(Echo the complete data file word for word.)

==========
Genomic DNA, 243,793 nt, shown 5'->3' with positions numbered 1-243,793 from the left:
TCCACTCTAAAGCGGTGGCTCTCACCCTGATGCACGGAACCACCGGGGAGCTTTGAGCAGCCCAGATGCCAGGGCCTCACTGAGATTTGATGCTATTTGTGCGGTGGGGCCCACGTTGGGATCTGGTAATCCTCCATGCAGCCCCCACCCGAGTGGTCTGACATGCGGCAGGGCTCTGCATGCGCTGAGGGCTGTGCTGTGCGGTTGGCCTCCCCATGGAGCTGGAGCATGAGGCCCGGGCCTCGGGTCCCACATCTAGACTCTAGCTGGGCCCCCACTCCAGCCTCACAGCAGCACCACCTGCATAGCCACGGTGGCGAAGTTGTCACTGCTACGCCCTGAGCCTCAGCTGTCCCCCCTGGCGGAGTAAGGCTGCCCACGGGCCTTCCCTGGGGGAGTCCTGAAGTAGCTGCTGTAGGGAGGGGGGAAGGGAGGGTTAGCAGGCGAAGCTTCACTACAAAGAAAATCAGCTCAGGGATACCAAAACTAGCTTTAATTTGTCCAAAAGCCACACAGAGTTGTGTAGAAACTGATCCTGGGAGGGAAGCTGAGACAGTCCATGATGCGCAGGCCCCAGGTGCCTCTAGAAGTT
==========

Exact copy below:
Genomic DNA, 243,793 nt, shown 5'->3' with positions numbered 1-243,793 from the left:
TCCACTCTAAAGCGGTGGCTCTCACCCTGATGCACGGAACCACCGGGGAGCTTTGAGCAGCCCAGATGCCAGGGCCTCACTGAGATTTGATGCTATTTGTGCGGTGGGGCCCACGTTGGGATCTGGTAATCCTCCATGCAGCCCCCACCCGAGTGGTCTGACATGCGGCAGGGCTCTGCATGCGCTGAGGGCTGTGCTGTGCGGTTGGCCTCCCCATGGAGCTGGAGCATGAGGCCCGGGCCTCGGGTCCCACATCTAGACTCTAGCTGGGCCCCCACTCCAGCCTCACAGCAGCACCACCTGCATAGCCACGGTGGCGAAGTTGTCACTGCTACGCCCTGAGCCTCAGCTGTCCCCCCTGGCGGAGTAAGGCTGCCCACGGGCCTTCCCTGGGGGAGTCCTGAAGTAGCTGCTGTAGGGAGGGGGGAAGGGAGGGTTAGCAGGCGAAGCTTCACTACAAAGAAAATCAGCTCAGGGATACCAAAACTAGCTTTAATTTGTCCAAAAGCCACACAGAGTTGTGTAGAAACTGATCCTGGGAGGGAAGCTGAGACAGTCCATGATGCGCAGGCCCCAGGTGCCTCTAGAAGTT